I’m a major foodie, and my friend and I reserved an expensive tasting menu dinner for next month, which I’m excited about. I never spend this much on food — the price tag for this dinner will be about twice my monthly grocery budget — so I want to make it count. How do I get my money’s worth in terms of appreciation?
— An Amazing Meal is Always a Happy Spend
Dear An Amazing Meal is Always a Happy Spend,
I agree that an amazing meal is a happy spend! And there are a few research-proven steps you can take now to make sure that this dinner is one to remember — and well worth the splurge!
One thing we’ve found in our lab is that people enjoy an experience more once it’s paid in full. I know that usually, the bill for dinner comes at the end of the meal, but in this case, it may be worth it to call the restaurant and see if it’s possible to pay for the bill in full now. If not, could you buy gift cards to pay for the cost of the meal? It may sound like a silly step, but knowing that the dinner is dealt with financially can enhance your enjoyment during the meal. That way, you can end the meal on a creme brulee high without having to worry about paying the bill.
Daydream about dinner (really!)
Read reviews. Browse through Instagram. Peruse the menu. Enjoy the meal before you even step into the restaurant. Maybe choose a special outfit in advance, or think ahead to what sort of photographs you’ll want to take. Indulging for a few minutes a day in the weeks leading up to the meal will enhance your pleasure of the experience. Anticipation is a free form of happiness, and it’s a way to bank positive feelings. Here’s why: You can’t control what happens on the actual dinner. Most likely, the meal will be lovely, but life can happen — your waiter can be in a bad mood, the menu might not have a favorite option. When you daydream, you can be the director and star of the events, allowing things to happen exactly the way you wish them to happen. Plus, it’s fun!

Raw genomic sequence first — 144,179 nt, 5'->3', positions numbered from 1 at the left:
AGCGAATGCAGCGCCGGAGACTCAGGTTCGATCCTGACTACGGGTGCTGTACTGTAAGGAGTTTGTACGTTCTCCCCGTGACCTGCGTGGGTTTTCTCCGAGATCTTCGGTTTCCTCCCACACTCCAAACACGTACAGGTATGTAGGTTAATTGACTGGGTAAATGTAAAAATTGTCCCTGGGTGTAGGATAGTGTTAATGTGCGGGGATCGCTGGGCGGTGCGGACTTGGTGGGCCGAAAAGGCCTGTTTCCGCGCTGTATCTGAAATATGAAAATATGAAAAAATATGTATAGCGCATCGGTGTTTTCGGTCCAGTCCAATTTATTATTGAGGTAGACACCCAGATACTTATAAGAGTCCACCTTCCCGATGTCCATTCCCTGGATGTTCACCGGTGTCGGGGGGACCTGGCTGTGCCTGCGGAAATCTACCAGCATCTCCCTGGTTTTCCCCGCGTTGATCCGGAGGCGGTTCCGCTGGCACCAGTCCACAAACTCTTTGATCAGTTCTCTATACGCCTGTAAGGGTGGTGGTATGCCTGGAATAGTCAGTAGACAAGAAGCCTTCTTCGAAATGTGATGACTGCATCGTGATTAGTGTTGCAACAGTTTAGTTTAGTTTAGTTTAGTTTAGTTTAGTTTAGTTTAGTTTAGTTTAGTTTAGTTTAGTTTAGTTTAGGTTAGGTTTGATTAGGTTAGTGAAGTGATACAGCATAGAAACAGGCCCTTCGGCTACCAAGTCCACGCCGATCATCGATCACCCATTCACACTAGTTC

On d(inner) day, take it easy
This is advice I wish I had recently followed. My dad was in town, and we had booked dinner at a great restaurant I’d wanted to try for months. But it was also a really busy period for me at work, and I had a pretty big presentation the next morning. Dinner was great, but I felt like it was so hard to be present. My to-do list was looming in the back of my mind, and I felt I couldn’t linger after dinner as much as I wanted to. I also rushed over there, and felt pretty harried when I sat down, making it tough to relax. I’m not saying you need to take a day off from work, but try giving yourself plenty of time to get there, and try not to hop back on work email once you get home.
Enjoy your memories
Post some snaps on Instagram. Write a diary entry. Write a Yelp review. Do whatever it takes to let the memories linger. It’s a decadent meal, and it deserves plenty of decadent memories. Enjoy every last bite!
Elizabeth Dunn, Ph.D. is a professor in the Department of Psychology at the University of British Columbia who researches how time, money, and technology shape human happiness. She is also the scientific advisor for Happy Money, a financial company that combines psychology and money to help people live happier lives. Have a question for Liz? Write to her at firstname.lastname@example.org and check back every Tuesday for her next column.